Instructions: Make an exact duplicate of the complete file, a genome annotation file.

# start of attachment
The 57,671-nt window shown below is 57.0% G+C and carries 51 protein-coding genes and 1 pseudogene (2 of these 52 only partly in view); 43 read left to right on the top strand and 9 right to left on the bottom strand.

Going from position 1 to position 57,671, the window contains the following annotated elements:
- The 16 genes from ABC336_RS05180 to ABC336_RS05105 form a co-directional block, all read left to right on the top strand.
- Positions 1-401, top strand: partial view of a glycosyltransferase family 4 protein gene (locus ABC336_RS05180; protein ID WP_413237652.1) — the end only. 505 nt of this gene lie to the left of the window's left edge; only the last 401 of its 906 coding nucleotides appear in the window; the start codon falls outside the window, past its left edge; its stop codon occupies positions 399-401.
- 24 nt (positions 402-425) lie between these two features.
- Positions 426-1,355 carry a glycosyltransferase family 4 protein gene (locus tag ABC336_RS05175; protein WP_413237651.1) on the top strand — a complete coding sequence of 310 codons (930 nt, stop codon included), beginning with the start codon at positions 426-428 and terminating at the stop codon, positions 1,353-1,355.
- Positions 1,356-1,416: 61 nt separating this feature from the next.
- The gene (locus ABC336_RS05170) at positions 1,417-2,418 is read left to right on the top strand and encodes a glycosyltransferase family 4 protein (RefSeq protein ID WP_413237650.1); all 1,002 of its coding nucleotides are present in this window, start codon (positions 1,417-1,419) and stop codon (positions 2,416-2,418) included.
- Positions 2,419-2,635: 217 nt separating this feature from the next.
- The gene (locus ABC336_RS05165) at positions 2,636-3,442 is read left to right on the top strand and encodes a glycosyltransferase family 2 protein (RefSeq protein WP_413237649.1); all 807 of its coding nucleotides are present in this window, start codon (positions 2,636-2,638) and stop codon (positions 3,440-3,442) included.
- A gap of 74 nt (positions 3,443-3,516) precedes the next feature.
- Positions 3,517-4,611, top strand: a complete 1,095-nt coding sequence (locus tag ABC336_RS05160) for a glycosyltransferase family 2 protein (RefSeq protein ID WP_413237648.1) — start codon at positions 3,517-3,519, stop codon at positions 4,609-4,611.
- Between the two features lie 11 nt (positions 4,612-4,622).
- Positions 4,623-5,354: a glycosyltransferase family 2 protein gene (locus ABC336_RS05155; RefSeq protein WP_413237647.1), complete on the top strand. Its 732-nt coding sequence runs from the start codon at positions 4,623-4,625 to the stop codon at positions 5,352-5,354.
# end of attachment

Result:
The 57,671-nt window shown below is 57.0% G+C and carries 51 protein-coding genes and 1 pseudogene (2 of these 52 only partly in view); 43 read left to right on the top strand and 9 right to left on the bottom strand.

Going from position 1 to position 57,671, the window contains the following annotated elements:
- The 16 genes from ABC336_RS05180 to ABC336_RS05105 form a co-directional block, all read left to right on the top strand.
- Positions 1-401, top strand: partial view of a glycosyltransferase family 4 protein gene (locus ABC336_RS05180; protein ID WP_413237652.1) — the end only. 505 nt of this gene lie to the left of the window's left edge; only the last 401 of its 906 coding nucleotides appear in the window; the start codon falls outside the window, past its left edge; its stop codon occupies positions 399-401.
- 24 nt (positions 402-425) lie between these two features.
- Positions 426-1,355 carry a glycosyltransferase family 4 protein gene (locus tag ABC336_RS05175; protein WP_413237651.1) on the top strand — a complete coding sequence of 310 codons (930 nt, stop codon included), beginning with the start codon at positions 426-428 and terminating at the stop codon, positions 1,353-1,355.
- Positions 1,356-1,416: 61 nt separating this feature from the next.
- The gene (locus ABC336_RS05170) at positions 1,417-2,418 is read left to right on the top strand and encodes a glycosyltransferase family 4 protein (RefSeq protein ID WP_413237650.1); all 1,002 of its coding nucleotides are present in this window, start codon (positions 1,417-1,419) and stop codon (positions 2,416-2,418) included.
- Positions 2,419-2,635: 217 nt separating this feature from the next.
- The gene (locus ABC336_RS05165) at positions 2,636-3,442 is read left to right on the top strand and encodes a glycosyltransferase family 2 protein (RefSeq protein WP_413237649.1); all 807 of its coding nucleotides are present in this window, start codon (positions 2,636-2,638) and stop codon (positions 3,440-3,442) included.
- A gap of 74 nt (positions 3,443-3,516) precedes the next feature.
- Positions 3,517-4,611, top strand: a complete 1,095-nt coding sequence (locus tag ABC336_RS05160) for a glycosyltransferase family 2 protein (RefSeq protein ID WP_413237648.1) — start codon at positions 3,517-3,519, stop codon at positions 4,609-4,611.
- Between the two features lie 11 nt (positions 4,612-4,622).
- Positions 4,623-5,354: a glycosyltransferase family 2 protein gene (locus ABC336_RS05155; RefSeq protein WP_413237647.1), complete on the top strand. Its 732-nt coding sequence runs from the start codon at positions 4,623-4,625 to the stop codon at positions 5,352-5,354.